- Puebla. During fiestas in Colonial times, the Spanish conquerors would perform a dance known as “Moors and Christians,” which commemorated their recent wars with the Moors. This dance requires great strength and is usually interpreted by men accustomed to arduous and fatiguing work.
- Baja California’s dance of the “Calabaceado” is a regional dance from the north of the country. Its origin traces back to 1940s, when little by little, cattle activities became a source of entertainment for the cowboys.
- Jalisco. The music always is performed by Mariachi bands, that customarily play a medley of tunes, many originating from 15th century Spain and containing complex rhythms. The dances are known as “Jarabe,” which literally means “sweet syrup,” possibly because many of them are courtship dances.
This performance is presented as one of the Frida Kahlo Performance Series Events intended to celebrate the “Frida Kahlo 2020” exhibition coming to the Cleve Carney Museum of Art (CCMA) and the MAC June-August 2020. The final performance of the series will be New Philharmonic: “A Salute to Frida” (April. 18-19).
Ballet Folclórico Nacional de México de SILVIA LOZANO comes to the McAninch Arts Center located at 425 Fawell Blvd., on the campus of College of DuPage 5 p.m., Sunday Feb. 16. Tickets are $59. A free MAC Chat will precede the program. For tickets or more information visit AtTheMAC.org or call 630.942.4000.
About “Frida Kahlo 2020”
“Frida Kahlo 2020,” opening June 2020, presented by Bank of America and hosted by the Cleve Carney Museum of Art (CCMA) and the MAC, will be the largest Frida Kahlo exhibition in the Chicago area in more than 40 years. Alongside the 26 original works on loan from the Museo Dolores Olmedo, this multifaceted and immersive exhibition features a multimedia timeline with reproductions of Kahlo’s clothing, more than 100 photographic images from the artist’s life, a family-friendly children’s area, and a poetry garden designed by Ball Horticultural Company enabling museum-goers of all ages to grasp an understanding of Kahlo’s life and work through a variety of contexts. The exhibition and related programming are organized by Frida Kahlo 2020 Executive Director Diana Martinez (Director of the McAninch Arts Center) in collaboration with Justin Witte, Frida Kahlo 2020 Curator (CCMA Director and Curator). “Frida Kahlo 2020” is made possible through support from the College of DuPage Foundation and the generous spirit of Milly and Alan Peterson, founding community members of College of DuPage and lifetime patrons of the McAninch Arts Center. Additional financial support is provided by Bank of America, Ball Horticultural Company, Nicor Gas, Wight & Company, AeroMexico, the National Endowment for the Arts and the DuPage Foundation. For tickets or more information visit theccma.org.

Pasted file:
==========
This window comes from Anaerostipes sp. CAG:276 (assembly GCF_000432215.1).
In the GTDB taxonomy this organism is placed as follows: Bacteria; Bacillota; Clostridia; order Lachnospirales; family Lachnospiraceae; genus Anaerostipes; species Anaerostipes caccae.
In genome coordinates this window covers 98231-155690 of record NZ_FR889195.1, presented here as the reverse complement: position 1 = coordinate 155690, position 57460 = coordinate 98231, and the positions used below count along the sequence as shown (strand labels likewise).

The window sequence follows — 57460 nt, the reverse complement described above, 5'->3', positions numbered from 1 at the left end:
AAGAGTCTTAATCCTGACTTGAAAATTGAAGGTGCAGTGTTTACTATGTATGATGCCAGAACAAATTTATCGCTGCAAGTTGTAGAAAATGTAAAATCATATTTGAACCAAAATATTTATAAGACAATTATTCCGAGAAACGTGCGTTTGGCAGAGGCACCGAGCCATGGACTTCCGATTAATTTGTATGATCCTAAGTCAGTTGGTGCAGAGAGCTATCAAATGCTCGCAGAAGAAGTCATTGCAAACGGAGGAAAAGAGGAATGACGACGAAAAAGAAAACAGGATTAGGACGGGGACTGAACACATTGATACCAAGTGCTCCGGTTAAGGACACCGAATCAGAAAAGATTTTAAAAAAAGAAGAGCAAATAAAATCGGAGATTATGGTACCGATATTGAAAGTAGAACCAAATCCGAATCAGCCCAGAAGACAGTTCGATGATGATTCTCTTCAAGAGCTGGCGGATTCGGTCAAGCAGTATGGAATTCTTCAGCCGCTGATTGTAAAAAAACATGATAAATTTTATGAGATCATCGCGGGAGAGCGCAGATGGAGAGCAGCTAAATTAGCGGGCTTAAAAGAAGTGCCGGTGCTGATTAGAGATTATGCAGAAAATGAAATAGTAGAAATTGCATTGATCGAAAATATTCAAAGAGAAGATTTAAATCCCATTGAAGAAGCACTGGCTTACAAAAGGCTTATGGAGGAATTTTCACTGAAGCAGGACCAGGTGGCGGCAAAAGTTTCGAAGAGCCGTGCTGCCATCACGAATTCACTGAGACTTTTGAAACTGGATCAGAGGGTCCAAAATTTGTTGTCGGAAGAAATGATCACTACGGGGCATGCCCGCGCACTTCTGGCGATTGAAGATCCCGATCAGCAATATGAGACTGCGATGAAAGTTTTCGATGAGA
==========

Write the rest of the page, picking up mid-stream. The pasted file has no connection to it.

About the MAC
The McAninch Arts Center at College of DuPage is located 25 miles west of Chicago near I-88 and I-355. It houses three indoor performance spaces (the 780-seat proscenium Belushi Performance Hall; the 236-seat soft-thrust Playhouse Theatre; and the versatile black box Studio Theatre), the outdoor Lakeside Pavilion, plus the Cleve Carney Museum of Art and classrooms for the college’s academic programming. The MAC has presented theater, music, dance and visual art to more than 1.5 million people since its opening in 1986 and typically welcomes more than 100,000 patrons from the greater Chicago area to more than 230 performances each season.
The mission of the MAC is to foster enlightened educational and performance opportunities, which encourage artistic expression, establish a lasting relationship between people and art, and enrich the cultural vitality of the community. Visit AtTheMAC.org or facebook.com/AtTheMAC for more information.
The MAC’s 2019-2020 Season is made possible in part with support by Follett, L.L. Bean, Doubletree by Hilton Lisle/Naperville, WDCB 90.9 FM, DuPage Foundation and the College of DuPage Foundation.
Programs at the MAC are partially supported through a grant from the Illinois Arts Council Agency.